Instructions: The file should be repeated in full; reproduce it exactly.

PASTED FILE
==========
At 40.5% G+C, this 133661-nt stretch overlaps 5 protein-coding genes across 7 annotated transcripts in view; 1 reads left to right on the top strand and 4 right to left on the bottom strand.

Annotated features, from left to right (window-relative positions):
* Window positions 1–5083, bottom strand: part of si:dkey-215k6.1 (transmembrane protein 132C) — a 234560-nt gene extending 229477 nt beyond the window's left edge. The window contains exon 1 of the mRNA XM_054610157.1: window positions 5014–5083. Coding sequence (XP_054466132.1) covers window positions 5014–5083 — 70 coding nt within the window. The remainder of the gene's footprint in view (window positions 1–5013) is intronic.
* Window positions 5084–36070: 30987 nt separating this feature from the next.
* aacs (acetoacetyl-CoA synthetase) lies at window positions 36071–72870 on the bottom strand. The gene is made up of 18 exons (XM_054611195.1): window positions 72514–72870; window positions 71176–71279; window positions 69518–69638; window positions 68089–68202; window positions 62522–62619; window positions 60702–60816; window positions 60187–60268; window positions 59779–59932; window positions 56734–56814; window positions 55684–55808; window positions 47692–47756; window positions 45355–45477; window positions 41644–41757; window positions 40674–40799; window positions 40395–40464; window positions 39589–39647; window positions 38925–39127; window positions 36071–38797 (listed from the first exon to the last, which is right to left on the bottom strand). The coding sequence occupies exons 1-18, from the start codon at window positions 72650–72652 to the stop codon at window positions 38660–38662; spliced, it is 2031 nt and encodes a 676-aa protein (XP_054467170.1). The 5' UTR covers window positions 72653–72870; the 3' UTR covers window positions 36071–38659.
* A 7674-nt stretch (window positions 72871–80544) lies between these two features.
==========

At 40.5% G+C, this 133661-nt stretch overlaps 5 protein-coding genes across 7 annotated transcripts in view; 1 reads left to right on the top strand and 4 right to left on the bottom strand.

Annotated features, from left to right (window-relative positions):
* Window positions 1–5083, bottom strand: part of si:dkey-215k6.1 (transmembrane protein 132C) — a 234560-nt gene extending 229477 nt beyond the window's left edge. The window contains exon 1 of the mRNA XM_054610157.1: window positions 5014–5083. Coding sequence (XP_054466132.1) covers window positions 5014–5083 — 70 coding nt within the window. The remainder of the gene's footprint in view (window positions 1–5013) is intronic.
* Window positions 5084–36070: 30987 nt separating this feature from the next.
* aacs (acetoacetyl-CoA synthetase) lies at window positions 36071–72870 on the bottom strand. The gene is made up of 18 exons (XM_054611195.1): window positions 72514–72870; window positions 71176–71279; window positions 69518–69638; window positions 68089–68202; window positions 62522–62619; window positions 60702–60816; window positions 60187–60268; window positions 59779–59932; window positions 56734–56814; window positions 55684–55808; window positions 47692–47756; window positions 45355–45477; window positions 41644–41757; window positions 40674–40799; window positions 40395–40464; window positions 39589–39647; window positions 38925–39127; window positions 36071–38797 (listed from the first exon to the last, which is right to left on the bottom strand). The coding sequence occupies exons 1-18, from the start codon at window positions 72650–72652 to the stop codon at window positions 38660–38662; spliced, it is 2031 nt and encodes a 676-aa protein (XP_054467170.1). The 5' UTR covers window positions 72653–72870; the 3' UTR covers window positions 36071–38659.
* A 7674-nt stretch (window positions 72871–80544) lies between these two features.